This year, Mandela Day comes at as opportune a time as ever. As the novel coronavirus surges ahead with alarming alacrity, we are fortunate to be reminded that we can draw inspiration from Madiba’s life. For many of us, COVID-19 poses the challenge of being isolated, disconnected, depressed and losing our sense of being grounded. During the 27 years of his incarceration, Madiba transcended his isolation and disconnection. We are reminded, and should draw encouragement, from how he strengthened his purpose and resolve under extremely trying circumstances, and constantly shaped himself in preparation of his influential role that left an impact on us all. For those among us who have faced or are confronting illness or loss due to COVID-19, Madiba’s example of courage and perseverance speaks loudly and reassuringly.

The South African response to COVID-19 has been guided by a constitutional framework highlighting the values of accountability, transparency and justification.  This framework embodies what President Mandela fought for, and stands as part of his legacy. Although not perfect, the government’s largely temperate and balanced response under President Ramaphosa seeks to steer a course by the beacons of the rule of law.  While President Mandela’s challenge was to lead South Africa forward from the brink of a political impasse and away from disastrous conflict, Ramaphosa’s challenge is to find the balance between saving lives and sustaining livelihoods in the face of a global pandemic.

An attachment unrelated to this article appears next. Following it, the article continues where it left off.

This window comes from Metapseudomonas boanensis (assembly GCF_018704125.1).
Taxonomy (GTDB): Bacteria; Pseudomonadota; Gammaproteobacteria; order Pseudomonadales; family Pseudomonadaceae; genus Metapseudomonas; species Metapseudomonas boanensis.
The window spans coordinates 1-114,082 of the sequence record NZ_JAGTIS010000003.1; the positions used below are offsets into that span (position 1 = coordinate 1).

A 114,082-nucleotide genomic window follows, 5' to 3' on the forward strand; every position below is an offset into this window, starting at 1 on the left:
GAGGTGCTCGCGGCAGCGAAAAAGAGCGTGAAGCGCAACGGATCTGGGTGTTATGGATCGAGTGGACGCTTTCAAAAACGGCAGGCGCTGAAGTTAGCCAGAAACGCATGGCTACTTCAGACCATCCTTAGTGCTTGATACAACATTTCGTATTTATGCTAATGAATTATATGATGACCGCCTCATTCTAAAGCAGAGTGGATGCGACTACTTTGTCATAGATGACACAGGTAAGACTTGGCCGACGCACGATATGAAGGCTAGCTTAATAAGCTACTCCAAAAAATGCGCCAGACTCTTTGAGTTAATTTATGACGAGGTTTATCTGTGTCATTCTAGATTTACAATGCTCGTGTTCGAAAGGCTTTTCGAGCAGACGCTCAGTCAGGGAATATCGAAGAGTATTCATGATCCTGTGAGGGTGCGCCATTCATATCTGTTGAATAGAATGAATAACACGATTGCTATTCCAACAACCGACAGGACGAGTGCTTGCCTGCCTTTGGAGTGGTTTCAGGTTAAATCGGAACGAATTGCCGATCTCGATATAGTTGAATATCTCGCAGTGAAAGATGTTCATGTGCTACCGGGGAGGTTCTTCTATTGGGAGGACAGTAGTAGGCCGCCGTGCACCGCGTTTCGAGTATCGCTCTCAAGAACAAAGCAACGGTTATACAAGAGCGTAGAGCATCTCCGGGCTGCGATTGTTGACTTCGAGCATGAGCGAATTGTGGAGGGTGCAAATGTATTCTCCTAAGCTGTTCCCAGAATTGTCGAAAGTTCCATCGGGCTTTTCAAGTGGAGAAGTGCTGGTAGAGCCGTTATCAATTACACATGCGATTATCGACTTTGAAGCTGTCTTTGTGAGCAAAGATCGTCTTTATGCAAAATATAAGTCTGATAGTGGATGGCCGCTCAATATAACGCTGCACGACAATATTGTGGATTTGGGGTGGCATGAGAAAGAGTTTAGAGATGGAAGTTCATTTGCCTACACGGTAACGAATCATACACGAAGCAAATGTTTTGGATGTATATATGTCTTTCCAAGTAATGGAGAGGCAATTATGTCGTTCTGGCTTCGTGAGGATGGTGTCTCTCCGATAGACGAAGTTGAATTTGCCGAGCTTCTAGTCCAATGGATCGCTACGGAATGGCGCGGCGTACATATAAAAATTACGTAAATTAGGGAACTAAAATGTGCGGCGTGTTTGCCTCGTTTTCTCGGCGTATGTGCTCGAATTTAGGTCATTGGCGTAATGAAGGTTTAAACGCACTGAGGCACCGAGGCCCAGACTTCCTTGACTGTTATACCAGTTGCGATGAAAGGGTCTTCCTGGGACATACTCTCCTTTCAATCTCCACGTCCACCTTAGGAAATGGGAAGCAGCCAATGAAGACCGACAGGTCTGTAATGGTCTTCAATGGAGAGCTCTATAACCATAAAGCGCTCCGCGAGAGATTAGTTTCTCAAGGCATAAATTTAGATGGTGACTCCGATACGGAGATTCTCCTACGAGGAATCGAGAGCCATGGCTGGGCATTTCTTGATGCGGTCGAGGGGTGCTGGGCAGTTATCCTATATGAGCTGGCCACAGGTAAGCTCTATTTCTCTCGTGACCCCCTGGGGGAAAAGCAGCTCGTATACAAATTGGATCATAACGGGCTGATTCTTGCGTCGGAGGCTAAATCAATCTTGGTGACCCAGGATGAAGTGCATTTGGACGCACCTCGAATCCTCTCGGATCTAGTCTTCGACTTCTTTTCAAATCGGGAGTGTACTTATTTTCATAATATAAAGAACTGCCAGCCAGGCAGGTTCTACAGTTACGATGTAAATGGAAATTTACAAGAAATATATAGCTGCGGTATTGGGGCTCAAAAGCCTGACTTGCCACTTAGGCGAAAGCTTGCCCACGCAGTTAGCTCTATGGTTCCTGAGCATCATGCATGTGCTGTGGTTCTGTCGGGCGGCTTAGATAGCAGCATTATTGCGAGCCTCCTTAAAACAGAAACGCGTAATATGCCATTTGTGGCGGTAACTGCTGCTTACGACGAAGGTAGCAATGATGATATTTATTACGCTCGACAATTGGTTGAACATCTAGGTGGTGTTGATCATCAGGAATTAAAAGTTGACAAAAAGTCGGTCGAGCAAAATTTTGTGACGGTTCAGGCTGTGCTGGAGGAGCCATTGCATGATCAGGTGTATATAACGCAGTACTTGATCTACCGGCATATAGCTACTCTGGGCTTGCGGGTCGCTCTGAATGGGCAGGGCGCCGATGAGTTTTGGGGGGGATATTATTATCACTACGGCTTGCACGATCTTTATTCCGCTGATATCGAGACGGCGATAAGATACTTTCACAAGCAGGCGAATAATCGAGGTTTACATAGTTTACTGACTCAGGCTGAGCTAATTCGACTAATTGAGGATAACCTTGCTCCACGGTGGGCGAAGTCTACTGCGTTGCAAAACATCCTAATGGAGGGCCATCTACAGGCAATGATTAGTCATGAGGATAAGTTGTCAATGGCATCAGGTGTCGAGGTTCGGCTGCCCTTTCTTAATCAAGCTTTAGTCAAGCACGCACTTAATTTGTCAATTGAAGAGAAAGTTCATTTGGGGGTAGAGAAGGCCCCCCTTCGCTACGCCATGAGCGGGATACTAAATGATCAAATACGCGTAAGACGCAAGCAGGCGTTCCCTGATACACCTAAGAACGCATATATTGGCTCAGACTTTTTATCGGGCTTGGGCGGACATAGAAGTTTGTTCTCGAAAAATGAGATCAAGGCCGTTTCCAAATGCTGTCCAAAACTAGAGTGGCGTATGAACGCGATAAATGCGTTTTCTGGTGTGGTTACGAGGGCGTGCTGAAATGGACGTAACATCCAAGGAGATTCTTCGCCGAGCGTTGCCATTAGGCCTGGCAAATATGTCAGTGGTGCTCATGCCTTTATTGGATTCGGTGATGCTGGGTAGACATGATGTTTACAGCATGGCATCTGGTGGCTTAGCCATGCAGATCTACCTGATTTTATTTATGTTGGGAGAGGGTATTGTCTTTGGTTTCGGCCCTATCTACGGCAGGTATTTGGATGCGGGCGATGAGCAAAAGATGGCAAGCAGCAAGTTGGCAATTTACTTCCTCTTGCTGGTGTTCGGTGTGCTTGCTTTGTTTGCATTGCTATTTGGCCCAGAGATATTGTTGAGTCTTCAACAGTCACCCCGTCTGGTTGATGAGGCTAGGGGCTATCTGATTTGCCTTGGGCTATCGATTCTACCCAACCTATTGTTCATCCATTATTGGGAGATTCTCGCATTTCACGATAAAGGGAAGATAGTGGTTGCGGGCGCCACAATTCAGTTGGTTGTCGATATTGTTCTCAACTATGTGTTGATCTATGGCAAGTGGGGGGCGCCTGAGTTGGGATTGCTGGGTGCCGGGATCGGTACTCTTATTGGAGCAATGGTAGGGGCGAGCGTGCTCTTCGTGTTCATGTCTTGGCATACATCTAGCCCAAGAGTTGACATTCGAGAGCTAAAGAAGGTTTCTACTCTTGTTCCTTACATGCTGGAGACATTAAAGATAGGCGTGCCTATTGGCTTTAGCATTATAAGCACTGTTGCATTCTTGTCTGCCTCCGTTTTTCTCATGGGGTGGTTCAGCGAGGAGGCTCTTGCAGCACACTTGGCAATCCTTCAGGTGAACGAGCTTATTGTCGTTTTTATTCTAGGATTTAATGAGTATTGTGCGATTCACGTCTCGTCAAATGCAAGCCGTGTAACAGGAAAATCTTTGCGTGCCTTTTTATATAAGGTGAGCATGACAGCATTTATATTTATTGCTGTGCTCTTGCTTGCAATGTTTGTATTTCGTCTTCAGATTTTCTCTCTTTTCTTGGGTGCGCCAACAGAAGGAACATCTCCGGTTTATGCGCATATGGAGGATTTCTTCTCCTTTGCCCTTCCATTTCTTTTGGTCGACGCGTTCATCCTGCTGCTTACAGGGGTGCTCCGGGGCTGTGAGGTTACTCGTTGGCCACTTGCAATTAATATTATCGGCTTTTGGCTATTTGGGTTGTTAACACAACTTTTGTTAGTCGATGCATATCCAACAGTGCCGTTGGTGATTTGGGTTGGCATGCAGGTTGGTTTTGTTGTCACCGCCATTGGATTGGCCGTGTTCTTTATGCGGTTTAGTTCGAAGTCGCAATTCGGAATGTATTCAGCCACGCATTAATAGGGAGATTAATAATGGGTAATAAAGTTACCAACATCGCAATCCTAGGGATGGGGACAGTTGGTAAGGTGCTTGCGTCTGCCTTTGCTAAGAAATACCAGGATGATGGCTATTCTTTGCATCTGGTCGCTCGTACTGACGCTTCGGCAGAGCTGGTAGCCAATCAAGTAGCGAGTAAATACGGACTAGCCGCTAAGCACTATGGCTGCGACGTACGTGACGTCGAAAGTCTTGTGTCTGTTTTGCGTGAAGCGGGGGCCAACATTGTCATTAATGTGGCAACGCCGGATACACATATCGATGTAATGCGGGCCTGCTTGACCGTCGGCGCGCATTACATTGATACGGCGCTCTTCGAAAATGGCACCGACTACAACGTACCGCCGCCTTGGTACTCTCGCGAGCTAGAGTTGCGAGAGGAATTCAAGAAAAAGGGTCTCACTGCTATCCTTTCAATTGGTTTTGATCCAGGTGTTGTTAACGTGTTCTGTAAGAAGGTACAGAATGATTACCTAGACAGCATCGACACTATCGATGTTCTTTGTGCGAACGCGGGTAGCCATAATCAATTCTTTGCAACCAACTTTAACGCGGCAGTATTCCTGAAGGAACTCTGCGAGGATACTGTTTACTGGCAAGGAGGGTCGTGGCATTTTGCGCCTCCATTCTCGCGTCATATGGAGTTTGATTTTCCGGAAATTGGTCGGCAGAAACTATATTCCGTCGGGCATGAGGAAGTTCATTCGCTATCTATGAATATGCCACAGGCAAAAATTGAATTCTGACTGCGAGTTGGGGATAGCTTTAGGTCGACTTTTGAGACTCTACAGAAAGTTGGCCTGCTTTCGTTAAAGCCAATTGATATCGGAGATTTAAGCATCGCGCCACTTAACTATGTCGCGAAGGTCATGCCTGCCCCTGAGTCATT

Mandela Day comes as the country mourns the passing of his daughter Zindzi, who so ably amplified her father’s words, when she so movingly read out his iconic letter in 1985, and in her own right subsequently spoke her truth on matters in respect of which many others chose silence. We at the Centre are deeply saddened by the passing of this great South African, and extend our heartfelt condolences to the Mandela family and everyone who will miss her spirited presence.  The family’s sharing with us the information that she tested positive for the coronavirus recalls how Madiba, at the height of the stigma and silence around the HIV pandemic in 2005, had the courage to make it known that the death of his son Makgatho was due to HIV infection. 

The Centre, together with the Leading Like Mandela Institute and the Tembekile Mandela Foundation, in honour of Mandela Month on 22 July hosts a webinar to discuss an issue that resonates loudly at this time: “Have we struck the balance right in our response to COVID-19?” Panelists include two former judges of the Constitutional Court, Justices Van der Westhuizen and Yacoob.

Let us draw courage from the realisation that this pivotal founding father of our democracy is with us not only on this day, or during this month, but constantly during these difficult times, as he is in our time of joy and celebration.


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